May 12th is Fibromyalgia Awareness Day
Every year on May 12th, awareness, funds and help is raised surrounding Fibromyalgia and all those tens of millions suffering with it. This chronic pain illness, affecting mostly women, creates widespread muscle pain and hypersensitivity among other symptoms. These can include:
- Cognitive difficulties
- Sleep disturbances
- Immune dysfunction
- Pelvic pain
- Tension headaches / migraines
- Irritable bowel syndrome
- Irritable or overactive bladder
- Depression / anxiety
- TMJD (temporomandibular joint disorder)
- GERD (gastrointestinal reflux disease)
As with any known disease, stress can greatly increase the intensity of these symptoms. Unfortunately, there is no known cure for fibromyalgia, and sufferers must help ease their pain through a variation of treatments and lifestyle changes. Massage is one of those treatments that’s being more frequently implemented. Some of the current research shows how massage therapy can help relieve some of the discomfort.
It’s no surprise really that massage can help relieve the intensity of fibromyalgia symptoms, if not reduce them entirely. If you take a look at all the symptoms of fibromyalgia, and then all the benefits and effects of massage, on paper, it looks as good as a cure. Sadly, it’s not, but what it can do is greatly improve the quality of life in a safe and natural way for both short and long-term for sufferers.
A 2011 study was able to show these effects in play on a number of patients. The therapy reduced sensitivity to pain at tender points as well as lowering anxiety levels and inducing better sleep quality. In 2014, another study was conducted which showed very similar results, including reduced depression that took immediate effect on patients.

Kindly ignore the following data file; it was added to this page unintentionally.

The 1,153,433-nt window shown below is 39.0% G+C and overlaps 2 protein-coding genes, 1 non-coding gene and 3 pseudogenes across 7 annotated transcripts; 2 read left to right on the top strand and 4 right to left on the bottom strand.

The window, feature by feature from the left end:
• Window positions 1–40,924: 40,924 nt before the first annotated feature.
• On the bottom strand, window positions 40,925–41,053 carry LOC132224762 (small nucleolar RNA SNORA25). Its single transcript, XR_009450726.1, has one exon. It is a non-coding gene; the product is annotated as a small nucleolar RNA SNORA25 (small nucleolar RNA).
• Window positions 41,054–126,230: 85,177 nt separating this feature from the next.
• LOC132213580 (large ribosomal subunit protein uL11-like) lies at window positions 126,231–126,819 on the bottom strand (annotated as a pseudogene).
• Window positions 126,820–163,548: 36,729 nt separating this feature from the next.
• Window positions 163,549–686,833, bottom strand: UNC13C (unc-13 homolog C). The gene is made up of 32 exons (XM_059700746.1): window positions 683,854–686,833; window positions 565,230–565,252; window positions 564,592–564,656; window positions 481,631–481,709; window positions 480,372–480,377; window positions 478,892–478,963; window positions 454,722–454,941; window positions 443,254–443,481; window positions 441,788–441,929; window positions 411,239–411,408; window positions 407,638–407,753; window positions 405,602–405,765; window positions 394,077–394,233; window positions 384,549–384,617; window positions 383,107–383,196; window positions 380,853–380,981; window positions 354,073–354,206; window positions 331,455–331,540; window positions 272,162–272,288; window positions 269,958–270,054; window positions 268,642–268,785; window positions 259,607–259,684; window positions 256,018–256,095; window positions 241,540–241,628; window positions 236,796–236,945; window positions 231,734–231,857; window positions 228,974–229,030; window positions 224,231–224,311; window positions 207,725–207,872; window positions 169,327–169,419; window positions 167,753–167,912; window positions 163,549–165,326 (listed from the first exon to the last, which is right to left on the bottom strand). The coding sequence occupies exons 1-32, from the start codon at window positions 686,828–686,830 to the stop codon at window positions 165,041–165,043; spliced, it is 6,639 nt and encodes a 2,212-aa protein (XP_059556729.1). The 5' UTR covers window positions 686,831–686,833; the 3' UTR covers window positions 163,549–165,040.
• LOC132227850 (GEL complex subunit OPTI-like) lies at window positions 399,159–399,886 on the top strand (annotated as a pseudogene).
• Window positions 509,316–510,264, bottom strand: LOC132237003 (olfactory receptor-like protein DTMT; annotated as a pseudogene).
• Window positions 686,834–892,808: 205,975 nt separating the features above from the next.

As a massage therapist, the most important tool you can use with your client, whether suffering from fibromyalgia or not, is communication. If you’ve been presented with a patient who claims to have fibromyalgia or any other chronic pain condition, you have to be overly communicative. Working with them to find the best techniques, pressure and focus areas is what’s going to make the difference between an uncomfortable or successful treatment.
For centuries, fibromyalgia had been misdiagnosed as rheumatism. It wasn’t until 1904 that the symptoms were officially recognised as a separate disorder coined fibrositis by Dr. William Gowers. In 1976 the term was changed to fibromyalgia as we know it today.
We don’t actually know for certain what exactly causes fibromyalgia, except that it disrupts the central nervous system (the pain processing pathways). There are several theories about the possible causes such as stress, hormone imbalances and genetics. Some people also believe it to be bacteria-related, but this has never been proven.
As a general consensus, researchers believe the disease does not occur from one isolated event, rather a combination of stressors both physical and emotional. There is also thought to be a strong connection between personal trauma and the development of fibromyalgia. This is due to the fact that trauma often results in a person’s limbic system (nerves in the brain) going into overdrive.
Dr. Schneider, a fibromyalgia author at the University of Pittsburgh, shared insight on what you might see in a typical sufferer: “The classic fibromyalgia patient just isn’t tender to the touch and can’t submit to mechanical pressure,” he explains. “They’re sensitive to light, sound, may have multiple food allergies, multiple chemical sensitivities, and they don’t tolerate heat and cold real well.”
Dealing with a condition that has no cure, is difficult to accurately diagnose and is not fully understood in the medical community is tough. Living in constant pain is even tougher. Therapists have the ability to ease people’s suffering, and help them cope with an unfair, painful reality.
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